LeRoy Wheeler appeals a district court judgment granting Governor Doug Burgum's motion to dismiss and denying Wheeler's motion to appoint counsel. Wheeler was an inmate at the North Dakota State Penitentiary ("NDSP"), who filed a complaint alleging civil rights violations under 42 U.S.C. 1983 by Governor Burgum in both his official capacity and his personal capacity. The complaint alleged Governor Burgum failed to supervise and govern officials and staff at the NDSP. Wheeler claims that NDSP officials and staff interfered with his mail, discriminated against him on the basis of race, denied him access to the courts, prevented him from challenging the conditions of his confinement, and retaliated against him for exercising his rights. Wheeler sent Governor Burgum two letters commenting on the conduct of these individuals. Governor Burgum did not respond to the letters. Wheeler sought injunctive relief against Governor Burgum in his official capacity for failing to supervise the actions of officials and staff at the NDSP. Wheeler also sought punitive damages for Governor Burgum's failure to respond to his letters or otherwise investigate the issues described in his letters. Additionally, Wheeler moved for appointed counsel. Governor Burgum moved to dismiss the complaint under N.D.R.Civ.P. 12(b)(6) and opposed Wheeler's motion to appoint counsel. The district court granted Governor Burgum's motion to dismiss and denied Wheeler's motion for appointment of counsel. The North Dakota Supreme Court agreed Wheeler failed to state a claim for which relief can be granted, so the district court did not err by granting Governor Burgum's motion to dismiss. Further, the district court did not err by denying Wheeler's motion to appoint counsel. View "Wheeler v. Burgum" on Justia Law
Jones v. Levi
The Department of Transportation appealed a judgment reversing the Department's decision to suspend Kristin Jones' driving privileges for 180 days. The Department argued the district court erred by reversing the hearing officer's decision on grounds not identified in Jones’ specifications of error. The Supreme Court found that the basis for the district court’s decision to reverse the Department’s order should have been properly raised by the appellee at the administrative level. Therefore, the district court erred in its decision. The Supreme Court reversed and reinstated the Department’s decision. View "Jones v. Levi" on Justia Law
Yahna v. Altru Health System
Lori Yahna appealed from a summary judgment dismissing her complaint against Altru Health System for age discrimination and for wrongful termination of employment. In 1984, Yahna began working for the Grand Forks Clinic, the predecessor to Altru, as a licensed practical nurse. She received additional training in vascular technology to work with Dr. Rolf Paulson in the ultrasound department and by 1986 she was working solely as a vascular technologist. According to Yahna, she was the technical director of the vascular lab, she developed the vascular medicine practice at Altru. She initially worked full time as a vascular technologist with on-call responsibilities, but she received approval to work three days per week in 2001 with no on-call responsibility. According to Yahna, she became coordinator and technical director of the vascular lab in 2006. In February 2012, Altru created a new position for an education and quality assurance coordinator, and hired Derek Todd for that full-time position. According to Yahna, she did not apply for that position because it was full time. She claimed, however, she maintained her position as technical director of the vascular lab and understood she would still be doing quality assurance and reviewing other technologists' films. Yahna claimed Altru required her to work full time with on-call responsibilities in July 2012, and she was terminated on July 2, 2012, after she informed Altru "she would not be able to take call at this time." Yahna was forty-eight years old when she was terminated. The district court granted Altru's motion for summary judgment, concluding there were no disputed issues of material fact that Altru's employment policies and procedures did not abrogate Yahna's at-will employment status with Altru and that her termination did not constitute age discrimination. The court explained the provisions in Altru's employment policy manual unambiguously preserved the presumption of at-will employment and did not evidence an intent that the manual created a contractual right to employment. In rejecting Yahna's age discrimination claim, the court cited the requirements for a prima facie age discrimination claim and said that because Yahna refused to take required on-call responsibilities for an ultrasound technologist she failed to satisfactorily perform the duties of her position and she failed to establish employees outside her protected age class were treated more favorably than her. The court ruled Altru established it terminated Yahna because she refused to take on-call responsibilities for her job and granted summary judgment dismissing her complaint. On appeal, Yahna argued there were disputed issues of material fact on her claims that her termination constituted age discrimination and violated Altru's employment policies and procedures. Finding no error in the district court's decision, the Supreme Court affirmed. View "Yahna v. Altru Health System" on Justia Law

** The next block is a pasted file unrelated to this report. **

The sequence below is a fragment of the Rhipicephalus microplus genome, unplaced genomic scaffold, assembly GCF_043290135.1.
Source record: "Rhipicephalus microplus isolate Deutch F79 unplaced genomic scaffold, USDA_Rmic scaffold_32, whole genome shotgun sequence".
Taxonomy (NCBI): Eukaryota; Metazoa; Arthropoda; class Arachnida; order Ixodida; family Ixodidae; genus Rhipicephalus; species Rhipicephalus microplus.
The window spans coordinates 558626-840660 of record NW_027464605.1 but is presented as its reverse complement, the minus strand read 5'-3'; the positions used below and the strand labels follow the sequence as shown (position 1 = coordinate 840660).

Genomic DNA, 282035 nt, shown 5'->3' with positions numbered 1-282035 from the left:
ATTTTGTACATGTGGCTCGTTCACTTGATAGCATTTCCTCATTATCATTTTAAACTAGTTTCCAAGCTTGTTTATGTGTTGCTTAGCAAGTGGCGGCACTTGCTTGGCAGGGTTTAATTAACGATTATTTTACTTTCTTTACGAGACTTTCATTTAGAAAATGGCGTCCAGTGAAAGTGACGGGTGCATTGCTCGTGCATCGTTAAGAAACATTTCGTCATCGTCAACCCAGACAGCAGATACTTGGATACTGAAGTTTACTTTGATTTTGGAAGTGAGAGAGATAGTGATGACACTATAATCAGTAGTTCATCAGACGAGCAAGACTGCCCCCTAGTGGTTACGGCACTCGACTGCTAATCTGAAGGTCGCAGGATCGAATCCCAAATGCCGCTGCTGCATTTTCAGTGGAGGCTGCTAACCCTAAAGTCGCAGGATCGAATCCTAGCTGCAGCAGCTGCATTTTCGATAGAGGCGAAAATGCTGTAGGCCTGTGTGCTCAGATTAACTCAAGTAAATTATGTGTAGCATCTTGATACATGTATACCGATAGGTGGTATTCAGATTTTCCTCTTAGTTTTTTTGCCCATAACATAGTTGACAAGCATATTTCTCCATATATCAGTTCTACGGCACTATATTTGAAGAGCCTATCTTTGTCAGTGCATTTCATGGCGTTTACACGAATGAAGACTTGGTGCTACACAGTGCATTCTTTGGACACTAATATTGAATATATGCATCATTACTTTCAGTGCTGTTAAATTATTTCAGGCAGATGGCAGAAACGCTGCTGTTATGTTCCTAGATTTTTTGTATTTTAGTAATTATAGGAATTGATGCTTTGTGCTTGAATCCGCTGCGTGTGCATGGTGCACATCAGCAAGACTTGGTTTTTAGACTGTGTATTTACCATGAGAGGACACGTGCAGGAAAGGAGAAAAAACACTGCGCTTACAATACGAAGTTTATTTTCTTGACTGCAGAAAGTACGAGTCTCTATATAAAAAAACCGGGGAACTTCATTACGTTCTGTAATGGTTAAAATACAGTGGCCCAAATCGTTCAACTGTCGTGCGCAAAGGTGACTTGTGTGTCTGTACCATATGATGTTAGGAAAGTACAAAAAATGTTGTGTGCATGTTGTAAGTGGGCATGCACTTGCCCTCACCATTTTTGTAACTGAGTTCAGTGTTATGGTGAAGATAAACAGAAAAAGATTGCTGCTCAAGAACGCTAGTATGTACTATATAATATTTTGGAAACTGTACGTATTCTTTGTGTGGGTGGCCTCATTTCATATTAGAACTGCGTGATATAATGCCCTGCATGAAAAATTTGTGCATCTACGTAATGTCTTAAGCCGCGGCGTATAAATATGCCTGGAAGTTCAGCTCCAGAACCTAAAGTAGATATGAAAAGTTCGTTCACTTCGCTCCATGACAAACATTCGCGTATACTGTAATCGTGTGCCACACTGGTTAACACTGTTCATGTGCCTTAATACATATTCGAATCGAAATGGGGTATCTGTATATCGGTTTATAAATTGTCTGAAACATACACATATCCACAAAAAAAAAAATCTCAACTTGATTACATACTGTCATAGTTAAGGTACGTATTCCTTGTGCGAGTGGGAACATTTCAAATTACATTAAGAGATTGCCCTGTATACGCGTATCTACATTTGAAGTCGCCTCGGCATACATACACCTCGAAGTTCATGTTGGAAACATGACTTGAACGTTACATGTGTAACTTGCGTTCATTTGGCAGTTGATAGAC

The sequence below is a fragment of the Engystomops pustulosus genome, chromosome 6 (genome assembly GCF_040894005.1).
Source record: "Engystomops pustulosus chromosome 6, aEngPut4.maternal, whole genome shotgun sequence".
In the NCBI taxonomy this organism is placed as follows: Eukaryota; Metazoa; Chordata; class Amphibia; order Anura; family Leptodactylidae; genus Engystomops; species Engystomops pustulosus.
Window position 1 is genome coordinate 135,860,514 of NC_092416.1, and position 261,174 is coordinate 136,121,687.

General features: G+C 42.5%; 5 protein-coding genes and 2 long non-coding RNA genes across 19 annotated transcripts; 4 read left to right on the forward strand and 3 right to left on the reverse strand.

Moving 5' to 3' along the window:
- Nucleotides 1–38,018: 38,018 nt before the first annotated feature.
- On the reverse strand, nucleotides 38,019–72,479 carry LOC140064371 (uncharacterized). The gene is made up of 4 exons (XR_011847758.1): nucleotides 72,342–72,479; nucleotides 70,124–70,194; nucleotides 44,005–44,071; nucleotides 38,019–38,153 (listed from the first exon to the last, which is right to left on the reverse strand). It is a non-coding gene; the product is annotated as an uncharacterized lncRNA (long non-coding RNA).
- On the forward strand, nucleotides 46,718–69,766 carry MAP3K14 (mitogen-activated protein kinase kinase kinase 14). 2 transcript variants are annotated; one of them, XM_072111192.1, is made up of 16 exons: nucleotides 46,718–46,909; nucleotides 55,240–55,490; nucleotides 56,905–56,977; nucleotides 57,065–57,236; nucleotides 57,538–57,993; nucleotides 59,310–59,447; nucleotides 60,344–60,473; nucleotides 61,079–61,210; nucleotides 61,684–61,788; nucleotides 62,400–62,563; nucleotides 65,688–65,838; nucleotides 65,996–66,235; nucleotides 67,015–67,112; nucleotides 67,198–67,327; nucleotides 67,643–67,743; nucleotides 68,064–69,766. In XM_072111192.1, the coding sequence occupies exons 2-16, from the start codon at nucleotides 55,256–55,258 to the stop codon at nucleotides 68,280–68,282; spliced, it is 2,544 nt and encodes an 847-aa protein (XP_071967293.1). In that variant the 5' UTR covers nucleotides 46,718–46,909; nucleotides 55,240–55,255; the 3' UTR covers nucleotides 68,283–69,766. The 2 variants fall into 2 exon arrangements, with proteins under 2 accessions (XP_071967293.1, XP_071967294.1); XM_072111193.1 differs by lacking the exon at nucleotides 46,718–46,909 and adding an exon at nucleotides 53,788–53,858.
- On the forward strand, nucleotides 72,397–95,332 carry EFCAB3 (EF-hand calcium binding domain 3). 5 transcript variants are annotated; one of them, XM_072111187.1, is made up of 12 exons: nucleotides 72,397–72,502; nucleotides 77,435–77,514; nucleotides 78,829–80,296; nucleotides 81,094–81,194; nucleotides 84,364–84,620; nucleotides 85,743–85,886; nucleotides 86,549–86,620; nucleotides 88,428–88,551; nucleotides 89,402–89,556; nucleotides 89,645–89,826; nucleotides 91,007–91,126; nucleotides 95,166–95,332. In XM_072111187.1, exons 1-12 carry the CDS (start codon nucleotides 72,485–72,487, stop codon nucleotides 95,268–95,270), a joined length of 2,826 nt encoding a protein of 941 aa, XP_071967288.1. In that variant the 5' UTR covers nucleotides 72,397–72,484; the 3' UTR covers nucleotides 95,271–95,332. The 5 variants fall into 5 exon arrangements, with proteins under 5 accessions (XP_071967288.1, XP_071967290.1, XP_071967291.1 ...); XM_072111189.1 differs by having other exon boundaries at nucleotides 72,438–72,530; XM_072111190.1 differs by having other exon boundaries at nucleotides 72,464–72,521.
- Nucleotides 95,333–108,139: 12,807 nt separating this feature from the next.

Interest of Thill
Respondent-appellant Maurice Thill appealed a district court order denying his petition for discharge from civil commitment as a sexually dangerous individual. The Supreme Court affirmed, concluding the district court did not err in finding Thill remained a sexually dangerous individual. View "Interest of Thill" on Justia Law
Interest of Hoff
Robert Hoff appealed a district court order denying his petition for discharge from civil commitment as a sexually dangerous individual. The district court found by clear and convincing evidence Hoff remained a sexually dangerous individual. Hoff argued the district court erred in determining that he had a congenital or acquired condition manifested by a sexual disorder, personality disorder or other mental disorder or dysfunction, that he was likely to engage in further acts of sexually predatory conduct and that he had difficulty controlling his behavior. Upon review of the district court record, the Supreme Court reversed and remanded, concluding the district court made insufficient findings of fact on whether Hoff had difficulty controlling his behavior. View "Interest of Hoff" on Justia Law